The construction sector has become well used to ups and downs in economic assessments of its performance

Sarah Richardson

During its long climb out of recession towards solid ground, the construction sector has become well used to ups and downs in economic assessments of its performance, with a seemingly endless run of revisions to official output data. Growth forecasts, similarly, have fluctuated, thanks in part to volatile international markets which, in this era of sparse UK public spending, much of the sector’s fortunes rely on.

Such insecurity and uncertainty has, ironically, become something of a constant. But even so, the fact that construction’s two major forecasters have now issued their third set in a row of downward revisions to expectations should be enough to catch attention.

Forecasts issued last week by Experian now predict growth of 2% this year, down from 2.6% forecast in January and 3.6% just six months ago. The finance house has also lowered projections for next year from 4.3% to 2.9% over the same six month period. These falls echo a pattern of lowered expectations from the Construction Products Association earlier this month, which is now forecasting 3.0% growth this year and 3.6% next.

Construction’s growth is still underpinned by the private housing sector, and the good news is that demand in this market shows little sign of waning. But reduced expectations from both of the two other largest sectors of the construction economy - new build commercial and infrastructure - is significant cause for concern.

The weakened forecasts have been blamed partly on a commercial sector slowdown driven by uncertainty ahead of the EU referendum; which ties in with rumours of city schemes in particular being slowed or stalled until the outcome of the June vote.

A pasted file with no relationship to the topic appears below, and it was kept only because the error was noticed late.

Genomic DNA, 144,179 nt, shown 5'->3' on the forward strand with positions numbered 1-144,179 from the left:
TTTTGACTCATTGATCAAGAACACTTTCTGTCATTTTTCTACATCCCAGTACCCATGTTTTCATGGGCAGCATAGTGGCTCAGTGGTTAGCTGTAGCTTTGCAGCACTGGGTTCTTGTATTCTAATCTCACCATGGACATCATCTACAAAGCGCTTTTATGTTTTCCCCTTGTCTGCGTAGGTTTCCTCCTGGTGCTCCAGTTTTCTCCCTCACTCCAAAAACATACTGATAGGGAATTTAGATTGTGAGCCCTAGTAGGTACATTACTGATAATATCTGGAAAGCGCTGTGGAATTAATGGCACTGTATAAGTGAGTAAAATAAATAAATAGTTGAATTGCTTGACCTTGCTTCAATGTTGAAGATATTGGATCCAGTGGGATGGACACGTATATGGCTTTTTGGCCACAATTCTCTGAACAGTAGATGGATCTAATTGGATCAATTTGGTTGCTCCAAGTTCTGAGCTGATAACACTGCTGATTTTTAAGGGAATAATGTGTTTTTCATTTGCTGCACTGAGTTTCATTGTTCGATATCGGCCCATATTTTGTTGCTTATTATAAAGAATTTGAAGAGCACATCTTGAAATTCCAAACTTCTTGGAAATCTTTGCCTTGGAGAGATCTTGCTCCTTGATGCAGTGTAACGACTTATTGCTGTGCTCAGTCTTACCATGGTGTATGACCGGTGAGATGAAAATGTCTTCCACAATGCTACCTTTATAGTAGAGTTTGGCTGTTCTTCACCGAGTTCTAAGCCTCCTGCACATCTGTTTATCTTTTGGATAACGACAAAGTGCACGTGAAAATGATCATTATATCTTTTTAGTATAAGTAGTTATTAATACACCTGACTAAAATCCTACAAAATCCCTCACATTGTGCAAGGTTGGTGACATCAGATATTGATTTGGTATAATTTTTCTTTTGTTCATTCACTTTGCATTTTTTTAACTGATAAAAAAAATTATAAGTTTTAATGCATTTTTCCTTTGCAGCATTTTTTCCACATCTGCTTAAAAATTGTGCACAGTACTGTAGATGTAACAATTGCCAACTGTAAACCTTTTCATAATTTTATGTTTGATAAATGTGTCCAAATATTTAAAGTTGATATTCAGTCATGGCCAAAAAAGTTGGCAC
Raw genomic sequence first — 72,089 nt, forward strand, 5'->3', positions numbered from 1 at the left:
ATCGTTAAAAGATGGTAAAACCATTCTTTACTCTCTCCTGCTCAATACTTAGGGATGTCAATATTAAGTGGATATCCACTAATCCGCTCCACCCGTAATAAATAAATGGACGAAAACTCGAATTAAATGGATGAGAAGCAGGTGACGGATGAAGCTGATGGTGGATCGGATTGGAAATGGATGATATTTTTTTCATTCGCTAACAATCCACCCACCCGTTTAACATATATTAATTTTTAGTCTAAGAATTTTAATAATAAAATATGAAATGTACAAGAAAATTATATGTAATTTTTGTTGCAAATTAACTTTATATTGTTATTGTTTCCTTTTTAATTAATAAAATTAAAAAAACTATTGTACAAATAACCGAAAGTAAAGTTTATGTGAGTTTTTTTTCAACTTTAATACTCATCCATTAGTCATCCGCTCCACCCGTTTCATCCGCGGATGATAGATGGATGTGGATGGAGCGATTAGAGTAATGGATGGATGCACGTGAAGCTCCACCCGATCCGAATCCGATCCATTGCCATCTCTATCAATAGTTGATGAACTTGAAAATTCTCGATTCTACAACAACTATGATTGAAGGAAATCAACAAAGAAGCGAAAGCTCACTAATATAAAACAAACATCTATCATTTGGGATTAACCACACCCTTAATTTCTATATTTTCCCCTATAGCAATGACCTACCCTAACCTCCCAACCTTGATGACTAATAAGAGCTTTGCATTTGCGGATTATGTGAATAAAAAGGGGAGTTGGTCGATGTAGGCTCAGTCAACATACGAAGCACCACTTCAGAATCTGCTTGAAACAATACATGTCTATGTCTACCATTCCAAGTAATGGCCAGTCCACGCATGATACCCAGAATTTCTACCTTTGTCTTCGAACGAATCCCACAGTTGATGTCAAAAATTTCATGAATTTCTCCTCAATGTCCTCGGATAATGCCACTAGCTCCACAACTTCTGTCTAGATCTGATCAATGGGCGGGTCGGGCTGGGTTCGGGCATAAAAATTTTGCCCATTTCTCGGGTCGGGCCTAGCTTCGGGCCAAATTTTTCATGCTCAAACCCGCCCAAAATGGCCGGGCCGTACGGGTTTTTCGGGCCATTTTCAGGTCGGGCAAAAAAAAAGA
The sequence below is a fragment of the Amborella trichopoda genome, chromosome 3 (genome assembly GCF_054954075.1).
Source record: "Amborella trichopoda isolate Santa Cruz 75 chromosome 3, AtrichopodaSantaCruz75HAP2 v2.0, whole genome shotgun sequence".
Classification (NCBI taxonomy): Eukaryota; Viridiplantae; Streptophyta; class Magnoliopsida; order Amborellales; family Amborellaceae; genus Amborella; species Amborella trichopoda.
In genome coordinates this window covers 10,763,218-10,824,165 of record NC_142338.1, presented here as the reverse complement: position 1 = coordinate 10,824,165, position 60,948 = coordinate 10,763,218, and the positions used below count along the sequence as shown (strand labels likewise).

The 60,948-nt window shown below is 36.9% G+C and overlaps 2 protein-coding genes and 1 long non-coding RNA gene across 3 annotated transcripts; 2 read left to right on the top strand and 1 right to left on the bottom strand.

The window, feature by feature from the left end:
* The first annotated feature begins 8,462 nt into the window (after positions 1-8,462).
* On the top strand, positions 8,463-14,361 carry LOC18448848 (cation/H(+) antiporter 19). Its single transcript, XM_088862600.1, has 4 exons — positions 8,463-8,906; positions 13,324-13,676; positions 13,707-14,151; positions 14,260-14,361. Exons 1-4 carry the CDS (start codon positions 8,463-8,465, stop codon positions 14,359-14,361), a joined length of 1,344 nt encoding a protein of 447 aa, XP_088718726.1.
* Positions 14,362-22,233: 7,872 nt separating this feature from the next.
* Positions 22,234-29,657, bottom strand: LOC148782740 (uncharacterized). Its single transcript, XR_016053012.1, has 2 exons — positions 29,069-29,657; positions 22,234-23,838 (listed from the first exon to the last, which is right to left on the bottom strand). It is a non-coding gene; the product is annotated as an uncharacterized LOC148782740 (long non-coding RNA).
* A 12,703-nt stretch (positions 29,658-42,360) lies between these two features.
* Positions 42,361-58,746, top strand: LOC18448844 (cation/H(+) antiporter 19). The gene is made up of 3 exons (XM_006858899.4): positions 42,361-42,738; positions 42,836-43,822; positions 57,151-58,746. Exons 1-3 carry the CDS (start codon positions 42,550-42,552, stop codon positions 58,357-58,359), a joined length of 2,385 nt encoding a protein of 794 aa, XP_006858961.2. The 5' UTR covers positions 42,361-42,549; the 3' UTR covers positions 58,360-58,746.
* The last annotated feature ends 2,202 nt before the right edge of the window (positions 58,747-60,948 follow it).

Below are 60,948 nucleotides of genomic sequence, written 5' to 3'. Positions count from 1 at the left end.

Given that that is just two months away, it may be tempting to dismiss this as a short-term blip. But as Experian’s analysis makes clear, the lead-in time on commercial work means that uncertainty around the Brexit outcome has already fed into its lowered projections for 2017.

This shines an uncomfortably revealing light on what might happen if this uncertainty is prolonged, first by a vote for Brexit and then by negotiations with the EU over a trading relationship, all of which would take at least two years. Regardless of whether you believe the industry would ultimately do better in or out of the union, the negative impact on the commercial sector caused by the uncertainty alone could easily be felt into the next decade.

The commercial sector is of course not the only source of sustenance for the construction industry; but should the Leave scenario unfold, it would create far greater reliance on the government-backed infrastructure pipeline to provide a steady, predictable source of growth. And in this context, the tendency of the UK’s headline mega-schemes to slip behind schedule - once they’ve had their moment basking in the glow of Budget headlines - becomes especially unpalatable.

Of the schemes most talked about after the most recent Budget, the vast majority are several years away from even being tendered. And the continuing delays to two long-running sagas - a new generation of nuclear power at Hinkley and new airport capacity somewhere in the South-east - provide a clear warning against relying too heavily on these projects coming forward when the government says they will.

Of course, this does not yet add up to another winter of discontent. Growth of around 2% a year will still leave the industry in decent health, so for now the latest figures should not dampen spirits too thoroughly; particularly since, given the much-publicised skills shortages looming over the sector, there have already been concerns over its ability to meet future demand.

But the worst enemy of the industry (recession aside) tends to be uncertainty, with all the difficulty it creates for managing the flow of materials and labour, and, as a result, controlling costs. So the sector would be forgiven for being slightly spooked by the pattern emerging from the forecasts - and should prepare to be more so if the Leave campaigners do pull off a victory in two months’ time.

Sarah Richardson, editor